Bryn Donovan

5 October 2018

AP Comp Gov

Memo #5


Government involvement in economics has had negative effects on the development of free trade according to Milton Friedman in Comparative Politics. The regulated distribution of goods and services by the government serves only to increase prices. Adam Smith’s invisible hand of the market, according to Friedman, is the only way to have a free and fair economy. He used the example of American airlines which now sell cheaper tickets because of the deregulation they have received. China, on the other hand, has people in charge of the distribution of materials. This is much more restrictive than the United States Department of Commerce, which mostly deals with regulations on the standards of goods being sold. The setting of prices by the government does not work, and this is supported by the results of The Marshall Plan in 1950. The debate of rapid change or gradual change proves that each situation is individual, and the countries like China have a long way to go towards the free economy.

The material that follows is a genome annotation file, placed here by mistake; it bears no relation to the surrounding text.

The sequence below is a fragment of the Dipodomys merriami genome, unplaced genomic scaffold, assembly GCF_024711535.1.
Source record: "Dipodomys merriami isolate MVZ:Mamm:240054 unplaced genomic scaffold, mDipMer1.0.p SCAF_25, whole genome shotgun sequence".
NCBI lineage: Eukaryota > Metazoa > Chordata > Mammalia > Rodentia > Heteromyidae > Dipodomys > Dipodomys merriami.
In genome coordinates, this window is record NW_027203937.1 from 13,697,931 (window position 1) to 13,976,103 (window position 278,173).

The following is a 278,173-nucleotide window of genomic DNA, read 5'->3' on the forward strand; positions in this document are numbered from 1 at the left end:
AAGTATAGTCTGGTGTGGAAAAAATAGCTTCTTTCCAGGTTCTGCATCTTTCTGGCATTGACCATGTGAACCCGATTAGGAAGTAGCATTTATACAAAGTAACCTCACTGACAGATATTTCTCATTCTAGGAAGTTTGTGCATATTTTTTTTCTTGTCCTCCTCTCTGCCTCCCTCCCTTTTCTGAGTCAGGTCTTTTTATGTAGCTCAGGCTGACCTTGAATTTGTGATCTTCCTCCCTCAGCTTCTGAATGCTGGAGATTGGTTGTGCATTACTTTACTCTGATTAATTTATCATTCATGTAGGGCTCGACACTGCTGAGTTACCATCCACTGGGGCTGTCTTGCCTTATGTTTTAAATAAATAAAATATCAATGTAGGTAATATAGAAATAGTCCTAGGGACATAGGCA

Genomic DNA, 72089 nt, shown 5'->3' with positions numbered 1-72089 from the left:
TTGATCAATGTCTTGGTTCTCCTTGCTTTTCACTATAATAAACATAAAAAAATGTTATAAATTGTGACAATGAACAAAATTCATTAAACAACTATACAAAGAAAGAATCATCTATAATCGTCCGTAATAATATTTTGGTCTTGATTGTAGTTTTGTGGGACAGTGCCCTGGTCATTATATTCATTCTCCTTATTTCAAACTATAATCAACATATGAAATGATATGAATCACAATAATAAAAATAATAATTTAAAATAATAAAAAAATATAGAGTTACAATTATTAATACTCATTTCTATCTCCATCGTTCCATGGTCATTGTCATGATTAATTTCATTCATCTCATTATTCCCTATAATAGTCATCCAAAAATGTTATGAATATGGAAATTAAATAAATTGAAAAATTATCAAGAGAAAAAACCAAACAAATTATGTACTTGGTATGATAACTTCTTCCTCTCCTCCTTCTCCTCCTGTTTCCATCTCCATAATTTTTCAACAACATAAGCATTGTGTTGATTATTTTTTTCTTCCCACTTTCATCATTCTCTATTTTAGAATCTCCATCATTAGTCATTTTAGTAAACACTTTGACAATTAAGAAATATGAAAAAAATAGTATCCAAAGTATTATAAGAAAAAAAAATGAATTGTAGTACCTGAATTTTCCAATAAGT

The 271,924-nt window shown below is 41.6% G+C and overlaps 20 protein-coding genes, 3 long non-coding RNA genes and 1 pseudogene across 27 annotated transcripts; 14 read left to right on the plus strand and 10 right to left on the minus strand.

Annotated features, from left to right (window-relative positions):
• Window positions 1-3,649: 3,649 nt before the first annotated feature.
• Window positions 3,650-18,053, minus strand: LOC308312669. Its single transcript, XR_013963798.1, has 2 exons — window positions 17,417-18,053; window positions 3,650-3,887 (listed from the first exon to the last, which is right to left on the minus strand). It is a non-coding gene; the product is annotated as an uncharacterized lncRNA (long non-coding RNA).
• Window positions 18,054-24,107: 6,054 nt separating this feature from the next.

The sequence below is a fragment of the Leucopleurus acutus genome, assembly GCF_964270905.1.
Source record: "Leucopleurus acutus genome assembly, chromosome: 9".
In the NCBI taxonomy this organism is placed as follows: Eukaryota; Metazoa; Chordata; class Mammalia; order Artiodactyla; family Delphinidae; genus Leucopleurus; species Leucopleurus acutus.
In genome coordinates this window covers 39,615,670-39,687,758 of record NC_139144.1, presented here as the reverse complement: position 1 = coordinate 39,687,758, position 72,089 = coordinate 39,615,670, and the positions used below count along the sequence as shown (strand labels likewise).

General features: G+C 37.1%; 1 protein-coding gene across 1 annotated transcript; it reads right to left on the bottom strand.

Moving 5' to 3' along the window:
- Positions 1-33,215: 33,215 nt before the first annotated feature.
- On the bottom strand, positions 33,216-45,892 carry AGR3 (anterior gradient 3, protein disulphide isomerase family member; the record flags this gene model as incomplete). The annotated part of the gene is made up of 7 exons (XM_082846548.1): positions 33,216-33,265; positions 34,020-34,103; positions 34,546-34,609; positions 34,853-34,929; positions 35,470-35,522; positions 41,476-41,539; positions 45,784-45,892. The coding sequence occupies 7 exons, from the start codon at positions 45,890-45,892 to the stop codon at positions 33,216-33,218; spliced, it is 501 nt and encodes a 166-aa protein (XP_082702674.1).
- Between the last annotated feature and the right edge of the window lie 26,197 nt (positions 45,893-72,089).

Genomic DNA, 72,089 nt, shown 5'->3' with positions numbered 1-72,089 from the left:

The Chinese government swings between regulated communism and free-market practices. Currently, according to The New York Times, the government is pushing for fewer private business, which would have negative effects on the global economy by raising the price of Chinese goods. The Times claims that this swing back to the government is in response to Trump’s trade war threats.

In a consumerist world, how can countries like China improve their economy to be as successful as the United States?

If China were to adopt Adam Smith economics, its economy would most likely rise to compete with the United States. Due to the lower prices of good because of deregulation, businesses would have more competition to drive the economy. The same results that happened with the US Airline could be repeated in China if the government stepped back from the economy.



Dickopvick, J. Tyler, and Johnathan Eastwood. Comparative Politics: Classic and Contemporary Readings. Oxford University Press, 2017.

Yuan, Li. “Private Businesses Built Modern China. Now the Government Is Pushing Back.” The New York Times. October 03, 2018. Accessed October 05, 2018.

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